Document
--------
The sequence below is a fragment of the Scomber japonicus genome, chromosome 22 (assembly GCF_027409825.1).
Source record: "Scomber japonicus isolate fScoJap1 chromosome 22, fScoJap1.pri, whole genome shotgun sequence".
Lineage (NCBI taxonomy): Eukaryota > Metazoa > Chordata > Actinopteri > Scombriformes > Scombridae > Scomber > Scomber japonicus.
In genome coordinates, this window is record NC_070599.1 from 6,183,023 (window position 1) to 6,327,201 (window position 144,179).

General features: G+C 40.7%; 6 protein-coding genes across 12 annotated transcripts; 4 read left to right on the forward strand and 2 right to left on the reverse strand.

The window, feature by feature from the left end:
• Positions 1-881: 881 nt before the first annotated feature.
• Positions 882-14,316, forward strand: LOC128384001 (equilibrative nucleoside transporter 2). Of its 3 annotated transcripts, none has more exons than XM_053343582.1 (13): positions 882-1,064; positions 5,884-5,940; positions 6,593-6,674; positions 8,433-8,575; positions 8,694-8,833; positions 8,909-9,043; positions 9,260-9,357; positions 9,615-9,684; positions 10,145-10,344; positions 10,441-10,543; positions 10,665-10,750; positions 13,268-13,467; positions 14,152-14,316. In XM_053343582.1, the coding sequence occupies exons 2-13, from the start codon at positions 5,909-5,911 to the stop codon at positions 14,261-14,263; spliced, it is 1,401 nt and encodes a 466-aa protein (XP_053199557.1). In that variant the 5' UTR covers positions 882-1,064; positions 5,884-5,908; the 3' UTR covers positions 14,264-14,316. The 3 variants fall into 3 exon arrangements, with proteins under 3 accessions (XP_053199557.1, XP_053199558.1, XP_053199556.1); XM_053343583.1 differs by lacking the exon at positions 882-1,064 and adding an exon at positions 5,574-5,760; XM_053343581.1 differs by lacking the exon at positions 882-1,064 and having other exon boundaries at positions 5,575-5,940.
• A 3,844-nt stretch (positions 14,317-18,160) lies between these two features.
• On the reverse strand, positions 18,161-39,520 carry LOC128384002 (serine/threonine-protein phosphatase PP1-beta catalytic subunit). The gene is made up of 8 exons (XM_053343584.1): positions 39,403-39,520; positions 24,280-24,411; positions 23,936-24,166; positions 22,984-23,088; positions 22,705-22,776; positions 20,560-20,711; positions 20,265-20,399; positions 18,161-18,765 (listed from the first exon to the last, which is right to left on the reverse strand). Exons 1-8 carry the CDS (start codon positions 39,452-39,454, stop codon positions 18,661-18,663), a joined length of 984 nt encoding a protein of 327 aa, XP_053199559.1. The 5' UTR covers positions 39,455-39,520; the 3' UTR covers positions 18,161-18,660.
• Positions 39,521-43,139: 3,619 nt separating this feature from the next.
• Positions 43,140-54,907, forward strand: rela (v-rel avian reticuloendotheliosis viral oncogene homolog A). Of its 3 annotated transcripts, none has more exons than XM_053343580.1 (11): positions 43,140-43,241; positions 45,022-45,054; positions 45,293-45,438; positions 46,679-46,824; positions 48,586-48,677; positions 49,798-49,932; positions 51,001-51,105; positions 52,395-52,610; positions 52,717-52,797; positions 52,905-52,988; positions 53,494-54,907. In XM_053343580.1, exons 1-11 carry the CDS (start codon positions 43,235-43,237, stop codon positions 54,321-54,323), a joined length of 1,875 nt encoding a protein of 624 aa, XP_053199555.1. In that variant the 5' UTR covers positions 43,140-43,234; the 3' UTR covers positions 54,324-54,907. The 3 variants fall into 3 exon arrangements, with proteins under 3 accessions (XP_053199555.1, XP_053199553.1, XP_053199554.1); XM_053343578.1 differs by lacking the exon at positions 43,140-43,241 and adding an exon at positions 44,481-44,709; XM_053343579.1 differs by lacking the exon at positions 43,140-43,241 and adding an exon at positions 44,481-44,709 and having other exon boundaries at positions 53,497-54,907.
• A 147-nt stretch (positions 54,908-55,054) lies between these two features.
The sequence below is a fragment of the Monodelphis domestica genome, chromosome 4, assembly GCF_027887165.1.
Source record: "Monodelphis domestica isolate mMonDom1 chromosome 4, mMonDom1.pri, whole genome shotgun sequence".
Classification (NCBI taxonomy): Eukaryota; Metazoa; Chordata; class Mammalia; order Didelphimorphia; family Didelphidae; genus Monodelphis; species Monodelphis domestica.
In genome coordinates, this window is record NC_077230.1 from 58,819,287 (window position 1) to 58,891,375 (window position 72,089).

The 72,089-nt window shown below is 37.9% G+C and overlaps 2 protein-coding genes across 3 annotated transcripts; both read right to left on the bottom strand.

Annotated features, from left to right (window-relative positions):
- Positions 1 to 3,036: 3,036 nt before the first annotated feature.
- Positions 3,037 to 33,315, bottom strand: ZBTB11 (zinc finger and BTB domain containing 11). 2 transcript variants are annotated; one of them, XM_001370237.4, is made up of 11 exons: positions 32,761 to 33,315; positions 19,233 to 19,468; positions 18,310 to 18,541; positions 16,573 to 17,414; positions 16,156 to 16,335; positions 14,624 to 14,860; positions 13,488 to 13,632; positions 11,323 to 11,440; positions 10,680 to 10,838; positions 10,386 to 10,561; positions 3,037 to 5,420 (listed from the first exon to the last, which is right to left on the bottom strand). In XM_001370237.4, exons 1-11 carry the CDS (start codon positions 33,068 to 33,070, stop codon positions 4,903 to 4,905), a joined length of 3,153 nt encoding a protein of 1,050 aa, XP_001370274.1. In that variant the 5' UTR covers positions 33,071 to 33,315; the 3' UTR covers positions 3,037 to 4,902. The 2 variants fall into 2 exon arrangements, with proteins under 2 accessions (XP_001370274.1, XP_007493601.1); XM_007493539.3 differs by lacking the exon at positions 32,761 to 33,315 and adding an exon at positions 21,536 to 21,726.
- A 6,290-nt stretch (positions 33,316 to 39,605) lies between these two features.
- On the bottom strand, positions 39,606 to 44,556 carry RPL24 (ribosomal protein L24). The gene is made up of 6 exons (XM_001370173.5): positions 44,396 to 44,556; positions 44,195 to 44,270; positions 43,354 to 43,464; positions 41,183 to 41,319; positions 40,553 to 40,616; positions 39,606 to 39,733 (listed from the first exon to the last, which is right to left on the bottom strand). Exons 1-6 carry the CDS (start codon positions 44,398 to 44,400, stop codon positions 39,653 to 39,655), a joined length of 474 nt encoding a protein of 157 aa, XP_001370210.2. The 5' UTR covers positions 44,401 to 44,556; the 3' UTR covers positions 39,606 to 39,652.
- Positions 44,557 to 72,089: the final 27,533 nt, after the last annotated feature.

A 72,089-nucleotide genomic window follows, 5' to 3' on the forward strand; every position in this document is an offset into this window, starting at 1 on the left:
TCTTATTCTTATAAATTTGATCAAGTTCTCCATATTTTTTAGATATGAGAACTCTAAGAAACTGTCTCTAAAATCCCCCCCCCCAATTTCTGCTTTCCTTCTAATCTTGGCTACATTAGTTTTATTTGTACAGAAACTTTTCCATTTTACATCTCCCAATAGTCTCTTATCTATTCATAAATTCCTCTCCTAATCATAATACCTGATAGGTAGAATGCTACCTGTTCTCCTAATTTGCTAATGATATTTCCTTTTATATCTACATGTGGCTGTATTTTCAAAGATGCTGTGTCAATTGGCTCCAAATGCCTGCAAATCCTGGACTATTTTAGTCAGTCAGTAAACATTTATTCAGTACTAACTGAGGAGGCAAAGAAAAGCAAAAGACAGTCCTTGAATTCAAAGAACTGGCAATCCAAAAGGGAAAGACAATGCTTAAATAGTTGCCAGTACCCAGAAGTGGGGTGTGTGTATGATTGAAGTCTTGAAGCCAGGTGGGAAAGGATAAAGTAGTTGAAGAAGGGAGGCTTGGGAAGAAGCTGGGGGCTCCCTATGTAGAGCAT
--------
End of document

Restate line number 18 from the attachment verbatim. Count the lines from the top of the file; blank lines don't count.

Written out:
The 72,089-nt window shown below is 37.9% G+C and overlaps 2 protein-coding genes across 3 annotated transcripts; both read right to left on the bottom strand.